Writing Strands, Write with the Best, Institute of Excellence in Writing…do we need a text or curricula in order to instill a love of writing in our children? Do we need to use it every week, every year? Surely there’s an easier way?
These are my thoughts (to date) that I’ve formulated over the last few years.
A lot of homeschool curricula available turns writing into a totally separate, and sometimes scary, subject, where one is asked to write on topics such as, “My Summer Holiday” or “A Pencil”. (And I’m not kidding!) When I was in grade school, at the beginning of each new school year, I was supposed to turn in a paper titled, “My Summer Holidays”. Well, I couldn’t even remember or talk about something so broad and vast, let alone write about it. Consequently, I was often told that I ‘couldn’t’ write. Many years later, I have found that this simply isn’t true! I know that now, but it has taken me years to realise that I love to write, when I have a topic that I’m interested in. I certainly do not want to burden my children with similar experiences. I write because I want to – I feel I have something to say (whether or not you agree with me, the point still stands eh?) A child has to want to write! A child must have something to write about! Most children love to talk, yet dry up when we put a pencil in their hand. My goal is to try and capture some enthusiasm for a topic and help them so that they can taste success and feel a sense of achievement at seeing their own real words in print.
I haven’t taught any formal writing skills in the home yet. I have embraced Charlotte Mason’s philosophy when she says that teachers shouldn’t burden students by drilling or repetitive exercises in writing or composition. Just because a child is in a certain grade or is a particular age has very little to do with ‘readiness’ or development. I don’t expect my children to just ‘be’ great writers…I do want to provide an atmosphere that will nourish their minds with ideas and vocabulary, provide generous exposure to great books and to be a good writing’ model, while offering encouragement to my own children. My goal is to have children who love to write and who are able to communicate their thoughts, feelings, convictions and beliefs so that readers will understand what they are saying. I would like my children to be able to communicate descriptively, persuasively and informatively. Volume One- Home Education by Charlotte Mason has examples of how not to teach composition. (p. 244-247)
I believe that oral narration is the beginning of composition! I don’t require any [creative or individual] writing until a child is somewhere between the ages of 10 and 12, depending on each child’s individual development. Nevertheless, the child is learning the basics of composition through the art of narrating. When they are ‘ready’ I start the transition from oral to written narration. By this time, they’ve heard copious amounts of quality vocabulary, punctuation, grammar and sentence structure by listening to good books being read aloud- either by a family member or books on tape. They have practiced these skills via copywork and dictation.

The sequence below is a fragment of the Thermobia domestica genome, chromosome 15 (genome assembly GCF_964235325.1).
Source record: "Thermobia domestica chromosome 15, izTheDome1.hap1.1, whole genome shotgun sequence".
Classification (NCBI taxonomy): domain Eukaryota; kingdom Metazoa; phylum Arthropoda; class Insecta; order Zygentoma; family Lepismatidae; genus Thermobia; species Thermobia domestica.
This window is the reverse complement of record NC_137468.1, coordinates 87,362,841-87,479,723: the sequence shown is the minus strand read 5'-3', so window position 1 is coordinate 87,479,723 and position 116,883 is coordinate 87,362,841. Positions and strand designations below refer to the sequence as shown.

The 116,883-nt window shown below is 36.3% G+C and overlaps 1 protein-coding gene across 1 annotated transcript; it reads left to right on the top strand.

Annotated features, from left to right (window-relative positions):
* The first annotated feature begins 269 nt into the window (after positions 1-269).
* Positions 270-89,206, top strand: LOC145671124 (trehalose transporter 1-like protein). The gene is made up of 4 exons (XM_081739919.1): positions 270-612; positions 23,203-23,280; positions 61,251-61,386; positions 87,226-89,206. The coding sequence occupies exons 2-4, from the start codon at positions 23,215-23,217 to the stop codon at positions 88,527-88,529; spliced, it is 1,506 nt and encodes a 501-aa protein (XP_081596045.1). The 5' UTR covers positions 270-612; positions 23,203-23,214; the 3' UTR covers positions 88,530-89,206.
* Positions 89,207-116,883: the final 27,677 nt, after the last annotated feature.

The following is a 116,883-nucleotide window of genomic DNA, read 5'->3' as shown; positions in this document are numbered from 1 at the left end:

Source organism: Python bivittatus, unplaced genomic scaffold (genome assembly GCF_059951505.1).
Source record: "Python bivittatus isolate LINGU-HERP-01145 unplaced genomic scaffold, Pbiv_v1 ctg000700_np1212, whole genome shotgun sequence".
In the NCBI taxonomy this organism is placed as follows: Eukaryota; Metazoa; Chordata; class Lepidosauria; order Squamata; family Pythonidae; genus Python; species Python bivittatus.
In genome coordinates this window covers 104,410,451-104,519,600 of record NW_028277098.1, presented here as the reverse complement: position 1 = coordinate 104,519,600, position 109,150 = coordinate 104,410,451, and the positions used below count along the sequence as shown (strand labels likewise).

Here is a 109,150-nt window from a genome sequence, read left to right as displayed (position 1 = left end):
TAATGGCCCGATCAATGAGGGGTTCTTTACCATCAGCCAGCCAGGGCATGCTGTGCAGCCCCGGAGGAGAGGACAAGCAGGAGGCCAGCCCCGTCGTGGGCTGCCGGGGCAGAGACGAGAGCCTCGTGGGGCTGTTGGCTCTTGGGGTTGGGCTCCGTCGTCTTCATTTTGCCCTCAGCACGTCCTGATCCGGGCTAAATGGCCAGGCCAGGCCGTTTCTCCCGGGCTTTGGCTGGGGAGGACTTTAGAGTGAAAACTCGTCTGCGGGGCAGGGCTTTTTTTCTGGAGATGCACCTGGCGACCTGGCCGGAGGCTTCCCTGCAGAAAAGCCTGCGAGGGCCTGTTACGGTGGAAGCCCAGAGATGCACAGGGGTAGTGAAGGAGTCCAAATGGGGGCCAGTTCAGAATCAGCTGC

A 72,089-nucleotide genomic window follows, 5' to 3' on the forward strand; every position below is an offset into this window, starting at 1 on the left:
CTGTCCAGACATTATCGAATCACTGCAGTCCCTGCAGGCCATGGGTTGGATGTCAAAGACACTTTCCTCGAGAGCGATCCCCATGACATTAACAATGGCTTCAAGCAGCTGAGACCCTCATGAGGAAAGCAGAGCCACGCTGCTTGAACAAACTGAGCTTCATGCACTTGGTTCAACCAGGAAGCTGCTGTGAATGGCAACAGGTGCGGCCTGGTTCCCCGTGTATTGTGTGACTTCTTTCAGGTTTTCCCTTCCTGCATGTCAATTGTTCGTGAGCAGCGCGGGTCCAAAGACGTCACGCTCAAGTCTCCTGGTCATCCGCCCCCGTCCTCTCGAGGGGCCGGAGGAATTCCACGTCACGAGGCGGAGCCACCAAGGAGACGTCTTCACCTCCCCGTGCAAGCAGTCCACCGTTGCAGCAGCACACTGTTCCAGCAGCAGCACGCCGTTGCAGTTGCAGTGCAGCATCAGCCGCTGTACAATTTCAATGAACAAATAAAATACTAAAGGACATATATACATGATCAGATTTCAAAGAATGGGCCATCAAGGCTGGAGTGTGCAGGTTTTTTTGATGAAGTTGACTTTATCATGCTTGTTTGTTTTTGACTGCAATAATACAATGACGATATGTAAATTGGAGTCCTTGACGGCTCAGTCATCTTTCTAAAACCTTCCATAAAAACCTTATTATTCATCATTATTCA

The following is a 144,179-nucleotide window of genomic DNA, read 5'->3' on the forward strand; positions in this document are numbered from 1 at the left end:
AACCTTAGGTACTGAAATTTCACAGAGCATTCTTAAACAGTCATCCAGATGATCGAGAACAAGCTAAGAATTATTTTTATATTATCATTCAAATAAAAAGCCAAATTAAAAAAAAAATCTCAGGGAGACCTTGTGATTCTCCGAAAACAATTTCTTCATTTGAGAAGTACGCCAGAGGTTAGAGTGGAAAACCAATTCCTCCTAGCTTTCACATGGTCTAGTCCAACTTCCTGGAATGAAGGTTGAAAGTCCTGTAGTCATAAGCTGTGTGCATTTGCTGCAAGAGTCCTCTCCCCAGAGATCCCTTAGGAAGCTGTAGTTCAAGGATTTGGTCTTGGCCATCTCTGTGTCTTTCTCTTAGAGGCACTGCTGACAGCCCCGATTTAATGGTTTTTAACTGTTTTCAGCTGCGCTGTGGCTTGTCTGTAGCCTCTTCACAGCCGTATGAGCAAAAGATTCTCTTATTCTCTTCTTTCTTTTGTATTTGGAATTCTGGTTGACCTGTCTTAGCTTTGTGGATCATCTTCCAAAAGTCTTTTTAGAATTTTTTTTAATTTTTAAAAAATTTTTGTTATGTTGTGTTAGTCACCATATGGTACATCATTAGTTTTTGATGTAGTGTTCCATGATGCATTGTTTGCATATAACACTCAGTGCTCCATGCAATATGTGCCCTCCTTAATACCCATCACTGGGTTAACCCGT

Narration is more intellectually powerful than any curricula and it is never too late to start! You can see the narration prompts (now called my Activity Sheets) and use them orally to encourage thinking and verbal skills. Even though we ‘can’ use a book to learn and practice many things, (narration, copywork, grammar, spelling, punctuation, etc) we can still have a holistic approach. I try not to compartmentalise English or Language Arts and composition is a part of this. It needn’t be broken down into indigestible pieces that the child isn’t able to use in his own real world. The effectiveness of this model follows in the literary steps of the great writers.
Language begins with imitation – from infancy onwards… imitating talk and then from good books written by great writers. There is nothing wrong or un-original in studying and copying the ‘greats’. This is the modeling process. It is this process that will give a child a wonderful, rich foundation in which he is free to develop his own literary style. (Karen Andreola talks of this in The Charlotte Mason Companion on p 144). As the budding writer continues this form of imitation, copying from many of the ‘greats’ then his own writing will be influenced and he will begin to develop his own original flair.
I’ve found that the early stage (aged approximately 6-10 years) is a time to focus on oral narration. In the later years is when I spend some time in the transition period from oral to written) and then later again I try to teach some further basic and helpful skills, such as note-taking, outlining, summarising, etc. In the last few years, we’ll be focusing more on essay and report writing. Marilyn Howshall has separated the development stages by calling them the following:
- Collecting stage
- Processing stage
- Communicating stage